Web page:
Although the survey found female students were three times as likely as males to report a mental or emotional health condition (15 per cent compared to five per cent) in the past year, many of those teens did not seek mental health intervention.

The most common reason students cited for failing to seek medical help for symptoms of depression, anxiety and panic attacks, was they didn’t want their parent to know.

This is alarming because the study shows students aged 14 and older were more likely in 2013 than in 2008 to experience extreme levels of despair to the point where they could not function.

And, for 8 per cent of males and 22 per cent of females surveyed, those feelings led to self-harm such as cutting or injuring themselves on purpose.

“We use the data to help shape programs and supports for our students often in collaboration with community partners,” added Luterbach.

Most of the survey results were consistent across the province, but the study did uncover some disparities between the urban and rural student experience.

“One thing we found is that more girls in rural communities tend not to participate in sports,” said Smith. “The reason they gave is that they were worried about being bullied,” she explained. “It is something they can’t get away from in school, on the bus or in a sports activity like you could in a bigger centre. That is a notable difference in the rural areas.”

Two other points of concern Smith touched on during an interview with the Trail Times, were the marked increases in reported multiple concussions (blows to the head); and the growing problem of childhood obesity.

The percentage of youth injured enough to require medical attention declined from previous survey years, however, 57 per cent of those injuries occurred playing or training for sports or during other recreational activities including walking and running outside.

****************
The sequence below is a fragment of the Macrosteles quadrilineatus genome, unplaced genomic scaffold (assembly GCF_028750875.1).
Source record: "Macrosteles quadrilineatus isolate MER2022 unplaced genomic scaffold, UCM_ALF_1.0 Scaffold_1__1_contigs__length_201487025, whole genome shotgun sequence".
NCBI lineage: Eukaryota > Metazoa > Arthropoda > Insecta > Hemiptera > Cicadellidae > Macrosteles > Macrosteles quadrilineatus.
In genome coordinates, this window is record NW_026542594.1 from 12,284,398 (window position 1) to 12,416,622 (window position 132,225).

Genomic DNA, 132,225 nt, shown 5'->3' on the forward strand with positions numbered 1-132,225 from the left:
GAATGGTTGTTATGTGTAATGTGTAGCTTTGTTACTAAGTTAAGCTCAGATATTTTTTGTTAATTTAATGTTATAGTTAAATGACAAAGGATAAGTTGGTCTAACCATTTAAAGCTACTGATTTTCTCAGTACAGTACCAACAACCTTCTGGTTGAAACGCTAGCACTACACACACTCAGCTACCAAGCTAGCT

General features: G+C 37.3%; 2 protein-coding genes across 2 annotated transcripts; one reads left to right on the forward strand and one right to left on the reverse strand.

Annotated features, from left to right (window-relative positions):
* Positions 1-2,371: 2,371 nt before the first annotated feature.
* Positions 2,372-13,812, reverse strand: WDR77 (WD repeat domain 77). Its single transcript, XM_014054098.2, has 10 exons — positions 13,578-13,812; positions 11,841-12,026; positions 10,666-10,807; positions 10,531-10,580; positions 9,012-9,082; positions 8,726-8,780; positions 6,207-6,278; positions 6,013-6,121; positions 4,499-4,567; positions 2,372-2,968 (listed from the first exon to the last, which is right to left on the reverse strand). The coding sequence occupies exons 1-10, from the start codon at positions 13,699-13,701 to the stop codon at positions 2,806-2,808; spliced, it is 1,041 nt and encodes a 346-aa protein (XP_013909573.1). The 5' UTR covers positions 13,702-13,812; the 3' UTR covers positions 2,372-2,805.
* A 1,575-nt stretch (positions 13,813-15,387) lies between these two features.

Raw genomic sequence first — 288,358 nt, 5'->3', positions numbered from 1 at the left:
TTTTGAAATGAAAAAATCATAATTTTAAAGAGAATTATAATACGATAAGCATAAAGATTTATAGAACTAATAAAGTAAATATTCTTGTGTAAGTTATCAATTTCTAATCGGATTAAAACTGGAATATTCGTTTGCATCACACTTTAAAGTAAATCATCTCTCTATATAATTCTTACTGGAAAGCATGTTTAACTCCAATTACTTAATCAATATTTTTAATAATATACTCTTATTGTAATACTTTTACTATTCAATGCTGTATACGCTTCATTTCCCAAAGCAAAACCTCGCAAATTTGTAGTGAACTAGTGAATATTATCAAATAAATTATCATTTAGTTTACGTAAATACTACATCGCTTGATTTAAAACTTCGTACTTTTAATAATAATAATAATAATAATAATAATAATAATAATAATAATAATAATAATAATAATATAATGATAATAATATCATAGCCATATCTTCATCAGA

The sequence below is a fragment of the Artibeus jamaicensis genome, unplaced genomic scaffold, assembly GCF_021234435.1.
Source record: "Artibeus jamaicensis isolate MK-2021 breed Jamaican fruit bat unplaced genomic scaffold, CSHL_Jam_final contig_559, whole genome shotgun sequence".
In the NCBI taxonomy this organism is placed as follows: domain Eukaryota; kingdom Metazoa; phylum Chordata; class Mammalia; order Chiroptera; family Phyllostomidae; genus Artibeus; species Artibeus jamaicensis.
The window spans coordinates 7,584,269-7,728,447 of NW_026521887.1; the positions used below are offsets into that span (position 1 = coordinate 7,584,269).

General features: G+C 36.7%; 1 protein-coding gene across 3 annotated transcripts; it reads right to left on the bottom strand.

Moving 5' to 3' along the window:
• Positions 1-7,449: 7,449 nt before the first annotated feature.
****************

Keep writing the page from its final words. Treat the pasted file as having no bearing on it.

“First of all, one in six kids had a concussion and most reported more than one,” she said. “That is stunning to me,” Smith continued. “This means the message isn’t getting out there to parents that kids need to wear helmets especially if they are skateboarding or biking.”

Meanwhile, the survey shows a 39 per cent decrease in binge drinking, a 26 per cent decrease in marijuana use and fewer sexually transmitted diseases and pregnancies.

However, those health gains are counterbalanced by the record number of obese youth noted in the 2013 survey compared to the last 22 years, and only 17 per cent of students aged 12 to 17 meeting the Canadian guidelines of an hour of moderate to vigorous physical activity every day.

“There is a decrease in percentage of kids at a healthy weight for sure,” said Smith. “And a rise in kids who are obese.”

According to the body mass index (BMI),a measure of body fat based on height and weight, younger students were more likely to be obese compared to older students, (eight per cent in Grade 7 and six per cent in Grade 12); and youth living in the north were most likely to be 20 per cent overweight and 11 per cent obese.

Overall, the survey found that taking BMI into account, 15 per cent of students were overweight and six per cent were obese.